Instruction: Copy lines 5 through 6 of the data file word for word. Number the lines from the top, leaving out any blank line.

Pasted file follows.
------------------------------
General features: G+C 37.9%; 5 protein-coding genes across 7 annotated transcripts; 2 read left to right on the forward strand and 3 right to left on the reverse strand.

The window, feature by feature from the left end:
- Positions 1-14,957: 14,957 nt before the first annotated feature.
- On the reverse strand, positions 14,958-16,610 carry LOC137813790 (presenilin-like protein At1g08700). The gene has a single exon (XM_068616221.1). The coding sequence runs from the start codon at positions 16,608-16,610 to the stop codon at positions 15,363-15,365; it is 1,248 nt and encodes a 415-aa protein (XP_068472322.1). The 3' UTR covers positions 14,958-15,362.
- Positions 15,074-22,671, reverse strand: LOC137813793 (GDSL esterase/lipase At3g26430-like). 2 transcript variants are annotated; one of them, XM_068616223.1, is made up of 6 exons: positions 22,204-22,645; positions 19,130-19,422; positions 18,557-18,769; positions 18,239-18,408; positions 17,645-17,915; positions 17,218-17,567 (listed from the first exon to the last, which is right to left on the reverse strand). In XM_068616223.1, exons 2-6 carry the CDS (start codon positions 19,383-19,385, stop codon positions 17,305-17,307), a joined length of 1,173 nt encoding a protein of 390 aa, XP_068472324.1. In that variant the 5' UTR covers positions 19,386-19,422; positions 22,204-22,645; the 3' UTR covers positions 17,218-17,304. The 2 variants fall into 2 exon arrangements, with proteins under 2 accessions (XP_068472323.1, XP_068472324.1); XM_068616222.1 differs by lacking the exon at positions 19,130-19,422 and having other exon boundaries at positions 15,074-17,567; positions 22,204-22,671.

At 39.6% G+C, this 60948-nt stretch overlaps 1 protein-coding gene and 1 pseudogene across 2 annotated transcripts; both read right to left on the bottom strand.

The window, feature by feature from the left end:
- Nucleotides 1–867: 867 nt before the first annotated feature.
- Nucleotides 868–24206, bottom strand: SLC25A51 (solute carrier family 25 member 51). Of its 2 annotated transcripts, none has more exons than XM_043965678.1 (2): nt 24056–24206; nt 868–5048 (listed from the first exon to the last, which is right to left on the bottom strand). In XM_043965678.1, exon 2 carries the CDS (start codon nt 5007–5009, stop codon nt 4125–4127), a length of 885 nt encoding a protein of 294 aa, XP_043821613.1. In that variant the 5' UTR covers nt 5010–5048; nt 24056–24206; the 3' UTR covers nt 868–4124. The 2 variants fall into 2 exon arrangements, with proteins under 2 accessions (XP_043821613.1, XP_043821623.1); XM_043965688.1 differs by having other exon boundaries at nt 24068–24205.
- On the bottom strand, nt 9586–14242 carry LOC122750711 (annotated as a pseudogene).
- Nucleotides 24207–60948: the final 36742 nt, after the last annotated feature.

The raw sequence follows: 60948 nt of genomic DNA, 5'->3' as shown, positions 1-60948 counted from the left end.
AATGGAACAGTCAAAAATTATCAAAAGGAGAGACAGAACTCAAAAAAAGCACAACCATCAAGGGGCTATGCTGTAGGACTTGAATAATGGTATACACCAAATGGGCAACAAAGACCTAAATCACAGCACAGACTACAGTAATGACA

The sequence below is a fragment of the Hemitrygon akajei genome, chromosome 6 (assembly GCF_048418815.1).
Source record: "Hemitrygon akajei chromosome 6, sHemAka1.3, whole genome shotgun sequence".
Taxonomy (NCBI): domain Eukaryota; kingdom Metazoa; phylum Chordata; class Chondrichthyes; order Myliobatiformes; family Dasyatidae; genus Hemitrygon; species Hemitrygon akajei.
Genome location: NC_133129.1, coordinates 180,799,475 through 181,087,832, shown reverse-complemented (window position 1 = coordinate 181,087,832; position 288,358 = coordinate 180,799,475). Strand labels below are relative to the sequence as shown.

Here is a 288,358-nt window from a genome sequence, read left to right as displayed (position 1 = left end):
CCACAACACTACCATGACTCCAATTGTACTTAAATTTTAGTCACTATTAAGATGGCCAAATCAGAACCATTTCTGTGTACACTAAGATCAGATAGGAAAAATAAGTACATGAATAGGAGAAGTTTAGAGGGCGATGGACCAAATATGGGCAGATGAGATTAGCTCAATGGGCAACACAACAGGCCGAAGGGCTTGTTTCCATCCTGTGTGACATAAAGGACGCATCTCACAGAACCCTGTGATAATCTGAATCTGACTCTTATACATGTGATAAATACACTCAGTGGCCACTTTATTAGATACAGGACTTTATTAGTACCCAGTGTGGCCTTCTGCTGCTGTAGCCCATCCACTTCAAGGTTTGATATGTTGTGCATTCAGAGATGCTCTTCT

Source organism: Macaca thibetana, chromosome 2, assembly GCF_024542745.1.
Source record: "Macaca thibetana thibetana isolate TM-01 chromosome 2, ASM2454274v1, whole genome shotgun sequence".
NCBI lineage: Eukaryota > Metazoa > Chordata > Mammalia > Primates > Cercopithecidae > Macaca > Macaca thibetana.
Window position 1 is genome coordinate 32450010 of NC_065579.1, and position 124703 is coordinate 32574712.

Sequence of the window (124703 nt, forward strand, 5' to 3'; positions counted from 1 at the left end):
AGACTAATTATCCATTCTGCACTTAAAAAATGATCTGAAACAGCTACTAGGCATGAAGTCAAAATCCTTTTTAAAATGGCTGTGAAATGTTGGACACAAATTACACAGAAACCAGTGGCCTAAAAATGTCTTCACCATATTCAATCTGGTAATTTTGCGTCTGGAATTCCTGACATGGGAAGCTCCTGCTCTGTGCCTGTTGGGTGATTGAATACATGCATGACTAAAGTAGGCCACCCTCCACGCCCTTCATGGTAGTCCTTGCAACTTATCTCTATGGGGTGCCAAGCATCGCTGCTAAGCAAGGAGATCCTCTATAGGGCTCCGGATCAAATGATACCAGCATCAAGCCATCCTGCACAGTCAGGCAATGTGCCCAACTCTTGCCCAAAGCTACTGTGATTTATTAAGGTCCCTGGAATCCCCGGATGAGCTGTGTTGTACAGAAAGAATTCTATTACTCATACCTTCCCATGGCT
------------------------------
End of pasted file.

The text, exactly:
- Positions 15,074-22,671, reverse strand: LOC137813793 (GDSL esterase/lipase At3g26430-like). 2 transcript variants are annotated; one of them, XM_068616223.1, is made up of 6 exons: positions 22,204-22,645; positions 19,130-19,422; positions 18,557-18,769; positions 18,239-18,408; positions 17,645-17,915; positions 17,218-17,567 (listed from the first exon to the last, which is right to left on the reverse strand). In XM_068616223.1, exons 2-6 carry the CDS (start codon positions 19,383-19,385, stop codon positions 17,305-17,307), a joined length of 1,173 nt encoding a protein of 390 aa, XP_068472324.1. In that variant the 5' UTR covers positions 19,386-19,422; positions 22,204-22,645; the 3' UTR covers positions 17,218-17,304. The 2 variants fall into 2 exon arrangements, with proteins under 2 accessions (XP_068472323.1, XP_068472324.1); XM_068616222.1 differs by lacking the exon at positions 19,130-19,422 and having other exon boundaries at positions 15,074-17,567; positions 22,204-22,671.

At 39.6% G+C, this 60948-nt stretch overlaps 1 protein-coding gene and 1 pseudogene across 2 annotated transcripts; both read right to left on the bottom strand.